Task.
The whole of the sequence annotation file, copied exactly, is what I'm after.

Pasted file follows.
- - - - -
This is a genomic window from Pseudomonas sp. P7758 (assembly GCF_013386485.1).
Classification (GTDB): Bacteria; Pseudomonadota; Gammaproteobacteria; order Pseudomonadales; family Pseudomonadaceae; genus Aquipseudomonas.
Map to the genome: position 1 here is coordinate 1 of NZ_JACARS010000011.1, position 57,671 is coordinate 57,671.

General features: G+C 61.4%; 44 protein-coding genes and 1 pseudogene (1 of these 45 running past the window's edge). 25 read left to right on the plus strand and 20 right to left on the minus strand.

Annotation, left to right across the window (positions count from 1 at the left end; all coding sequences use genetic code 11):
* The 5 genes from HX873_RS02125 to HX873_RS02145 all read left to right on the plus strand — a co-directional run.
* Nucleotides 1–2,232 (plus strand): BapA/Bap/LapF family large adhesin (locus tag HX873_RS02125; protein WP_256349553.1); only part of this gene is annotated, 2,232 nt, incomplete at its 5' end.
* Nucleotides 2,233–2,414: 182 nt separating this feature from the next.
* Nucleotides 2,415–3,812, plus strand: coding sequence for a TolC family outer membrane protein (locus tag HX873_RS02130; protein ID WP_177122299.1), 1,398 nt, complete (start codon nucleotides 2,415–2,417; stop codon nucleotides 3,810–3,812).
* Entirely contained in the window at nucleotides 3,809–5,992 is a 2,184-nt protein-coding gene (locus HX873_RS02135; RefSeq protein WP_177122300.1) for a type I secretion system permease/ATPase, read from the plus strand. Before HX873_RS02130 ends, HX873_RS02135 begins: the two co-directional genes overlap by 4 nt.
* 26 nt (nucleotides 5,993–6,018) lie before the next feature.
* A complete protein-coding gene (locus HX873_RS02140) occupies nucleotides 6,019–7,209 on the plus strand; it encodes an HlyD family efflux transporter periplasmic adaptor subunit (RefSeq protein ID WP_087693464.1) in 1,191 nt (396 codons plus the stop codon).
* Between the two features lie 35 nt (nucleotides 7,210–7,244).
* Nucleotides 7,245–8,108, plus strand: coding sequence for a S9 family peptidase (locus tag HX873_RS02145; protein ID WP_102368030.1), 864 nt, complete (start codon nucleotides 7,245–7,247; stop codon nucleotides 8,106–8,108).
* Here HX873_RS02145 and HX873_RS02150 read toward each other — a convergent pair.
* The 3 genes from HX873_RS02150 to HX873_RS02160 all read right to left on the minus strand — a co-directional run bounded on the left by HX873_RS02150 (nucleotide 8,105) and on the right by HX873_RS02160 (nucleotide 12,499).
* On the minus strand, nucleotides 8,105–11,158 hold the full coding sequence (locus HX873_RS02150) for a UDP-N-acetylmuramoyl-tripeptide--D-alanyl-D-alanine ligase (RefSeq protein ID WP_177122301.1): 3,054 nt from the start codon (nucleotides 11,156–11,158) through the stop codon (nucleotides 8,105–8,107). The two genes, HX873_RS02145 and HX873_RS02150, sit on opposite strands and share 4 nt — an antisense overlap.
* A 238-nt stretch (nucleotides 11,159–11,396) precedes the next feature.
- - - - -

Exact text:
This is a genomic window from Pseudomonas sp. P7758 (assembly GCF_013386485.1).
Classification (GTDB): Bacteria; Pseudomonadota; Gammaproteobacteria; order Pseudomonadales; family Pseudomonadaceae; genus Aquipseudomonas.
Map to the genome: position 1 here is coordinate 1 of NZ_JACARS010000011.1, position 57,671 is coordinate 57,671.

General features: G+C 61.4%; 44 protein-coding genes and 1 pseudogene (1 of these 45 running past the window's edge). 25 read left to right on the plus strand and 20 right to left on the minus strand.

Annotation, left to right across the window (positions count from 1 at the left end; all coding sequences use genetic code 11):
* The 5 genes from HX873_RS02125 to HX873_RS02145 all read left to right on the plus strand — a co-directional run.
* Nucleotides 1–2,232 (plus strand): BapA/Bap/LapF family large adhesin (locus tag HX873_RS02125; protein WP_256349553.1); only part of this gene is annotated, 2,232 nt, incomplete at its 5' end.
* Nucleotides 2,233–2,414: 182 nt separating this feature from the next.
* Nucleotides 2,415–3,812, plus strand: coding sequence for a TolC family outer membrane protein (locus tag HX873_RS02130; protein ID WP_177122299.1), 1,398 nt, complete (start codon nucleotides 2,415–2,417; stop codon nucleotides 3,810–3,812).
* Entirely contained in the window at nucleotides 3,809–5,992 is a 2,184-nt protein-coding gene (locus HX873_RS02135; RefSeq protein WP_177122300.1) for a type I secretion system permease/ATPase, read from the plus strand. Before HX873_RS02130 ends, HX873_RS02135 begins: the two co-directional genes overlap by 4 nt.
* 26 nt (nucleotides 5,993–6,018) lie before the next feature.
* A complete protein-coding gene (locus HX873_RS02140) occupies nucleotides 6,019–7,209 on the plus strand; it encodes an HlyD family efflux transporter periplasmic adaptor subunit (RefSeq protein ID WP_087693464.1) in 1,191 nt (396 codons plus the stop codon).
* Between the two features lie 35 nt (nucleotides 7,210–7,244).
* Nucleotides 7,245–8,108, plus strand: coding sequence for a S9 family peptidase (locus tag HX873_RS02145; protein ID WP_102368030.1), 864 nt, complete (start codon nucleotides 7,245–7,247; stop codon nucleotides 8,106–8,108).
* Here HX873_RS02145 and HX873_RS02150 read toward each other — a convergent pair.
* The 3 genes from HX873_RS02150 to HX873_RS02160 all read right to left on the minus strand — a co-directional run bounded on the left by HX873_RS02150 (nucleotide 8,105) and on the right by HX873_RS02160 (nucleotide 12,499).
* On the minus strand, nucleotides 8,105–11,158 hold the full coding sequence (locus HX873_RS02150) for a UDP-N-acetylmuramoyl-tripeptide--D-alanyl-D-alanine ligase (RefSeq protein ID WP_177122301.1): 3,054 nt from the start codon (nucleotides 11,156–11,158) through the stop codon (nucleotides 8,105–8,107). The two genes, HX873_RS02145 and HX873_RS02150, sit on opposite strands and share 4 nt — an antisense overlap.
* A 238-nt stretch (nucleotides 11,159–11,396) precedes the next feature.